Russian anti-war socialist Boris Kagarlitsky’s arrest is just the latest in an ongoing and escalating war against domestic dissent, writes Federico Fuentes.
Members of the All India Students Association and the Communist Party of India (Marxist-Leninist) — Liberation gathered in central Kolkata on August 5 to mark 52 years since one of the party's founders, Saroj Dutta, was murdered, report Isaac Nellist, Jacob Andrewartha and Chloe DS.
Marcel Cartier recently spent time with leading figures of the Democratic Party of Iranian Kurdistan (PDKI), on a visit to Iraqi Kurdistan.
Rank-and-file members of the International Longshore and Warehouse Union Canada (ILWU) in British Columbia have voted down an employment agreement foisted on them by a government mediator, reports Jeff Shantz.
A 16-year-old boy died in a Wisconsin sawmill while states loosen 80-year-old child labour laws, aiming to bring in super exploitable child labour, especially in non-unionised industries, reports Malik Miah.
Guahan (Guam) peace activist Monaeka Flores explains why she fights United States militarism and the expanding bases on her Pacific island nation and around the world.
The expansion of United States military bases in Okinawa, other islands in Japan, Guahan/Guam and Australia is a deadly threat to peace and to indigenous communities, warns Okinawa peace activist Shinako Oyakawa.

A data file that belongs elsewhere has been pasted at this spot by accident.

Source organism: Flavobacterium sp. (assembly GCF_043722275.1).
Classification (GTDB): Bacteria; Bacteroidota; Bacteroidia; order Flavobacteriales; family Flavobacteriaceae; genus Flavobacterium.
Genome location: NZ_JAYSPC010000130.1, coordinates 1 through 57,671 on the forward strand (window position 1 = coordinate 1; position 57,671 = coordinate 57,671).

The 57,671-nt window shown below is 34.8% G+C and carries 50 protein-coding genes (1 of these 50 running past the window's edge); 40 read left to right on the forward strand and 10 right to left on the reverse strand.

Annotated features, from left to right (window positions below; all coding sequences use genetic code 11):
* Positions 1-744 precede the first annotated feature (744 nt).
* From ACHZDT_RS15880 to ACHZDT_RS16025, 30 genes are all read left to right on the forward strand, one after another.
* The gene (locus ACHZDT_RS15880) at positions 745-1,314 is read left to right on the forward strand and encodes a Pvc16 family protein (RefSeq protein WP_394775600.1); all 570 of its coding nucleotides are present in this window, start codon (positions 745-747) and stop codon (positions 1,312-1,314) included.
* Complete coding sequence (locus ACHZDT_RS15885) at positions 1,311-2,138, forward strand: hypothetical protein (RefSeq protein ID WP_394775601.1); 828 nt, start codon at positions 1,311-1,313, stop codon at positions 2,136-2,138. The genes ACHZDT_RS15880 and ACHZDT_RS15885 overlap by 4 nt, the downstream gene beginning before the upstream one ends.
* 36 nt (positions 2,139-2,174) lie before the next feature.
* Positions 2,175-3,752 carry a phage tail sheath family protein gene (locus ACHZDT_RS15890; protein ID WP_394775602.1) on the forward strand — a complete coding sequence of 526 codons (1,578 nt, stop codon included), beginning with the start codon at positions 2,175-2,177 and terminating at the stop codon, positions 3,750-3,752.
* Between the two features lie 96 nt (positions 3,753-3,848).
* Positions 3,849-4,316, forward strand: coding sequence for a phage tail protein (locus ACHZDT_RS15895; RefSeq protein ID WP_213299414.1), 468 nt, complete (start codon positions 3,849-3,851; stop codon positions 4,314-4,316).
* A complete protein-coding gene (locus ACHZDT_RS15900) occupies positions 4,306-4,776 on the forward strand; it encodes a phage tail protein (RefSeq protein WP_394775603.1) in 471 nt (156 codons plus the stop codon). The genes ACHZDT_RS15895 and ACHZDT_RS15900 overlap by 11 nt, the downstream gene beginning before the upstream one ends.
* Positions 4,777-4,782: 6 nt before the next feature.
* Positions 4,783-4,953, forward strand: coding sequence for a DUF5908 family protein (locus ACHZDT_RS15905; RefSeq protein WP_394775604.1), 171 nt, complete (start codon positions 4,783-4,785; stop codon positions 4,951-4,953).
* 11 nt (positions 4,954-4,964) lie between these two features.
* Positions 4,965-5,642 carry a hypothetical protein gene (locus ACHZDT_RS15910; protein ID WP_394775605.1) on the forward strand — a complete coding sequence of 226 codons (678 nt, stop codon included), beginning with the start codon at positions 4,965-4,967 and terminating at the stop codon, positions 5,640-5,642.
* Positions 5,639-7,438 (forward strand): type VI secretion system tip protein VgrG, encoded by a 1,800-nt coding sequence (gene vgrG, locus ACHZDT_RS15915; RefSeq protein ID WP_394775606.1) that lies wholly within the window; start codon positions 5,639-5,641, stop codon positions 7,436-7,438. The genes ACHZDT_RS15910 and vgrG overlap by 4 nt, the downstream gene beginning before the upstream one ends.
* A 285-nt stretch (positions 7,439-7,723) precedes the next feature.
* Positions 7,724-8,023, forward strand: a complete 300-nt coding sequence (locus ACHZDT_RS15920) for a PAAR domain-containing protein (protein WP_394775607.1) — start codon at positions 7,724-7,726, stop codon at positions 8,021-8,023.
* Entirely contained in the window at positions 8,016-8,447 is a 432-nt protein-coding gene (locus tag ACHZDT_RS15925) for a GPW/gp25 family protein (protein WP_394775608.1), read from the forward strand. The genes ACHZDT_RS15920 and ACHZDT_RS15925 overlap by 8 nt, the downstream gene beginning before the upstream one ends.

Chris Slee reviews Liang Hong's 2021 book, China in one Village, which examines the alienation from village life that accompanies China's reliance on rural migrant labour.
The brilliance of Barbie is its confrontation of patriarchy and power, writes Christine Hepsie.
Jonathan Strauss introduces a new collection published by Resistance Books in Australia, featuring the voices of Ukrainian leftists, Russian left anti-war activists and members of the international left who defend Ukraine’s right of national self-determination.
In an interview with Green Left Radio, musician, activist and filmmaker Izzy Brown said there is “power in people and when those people are dancing the cops don't know what to do”, writes Ruth Heymann.
Mat Ward looks back at July's political news and the best new music that related to it.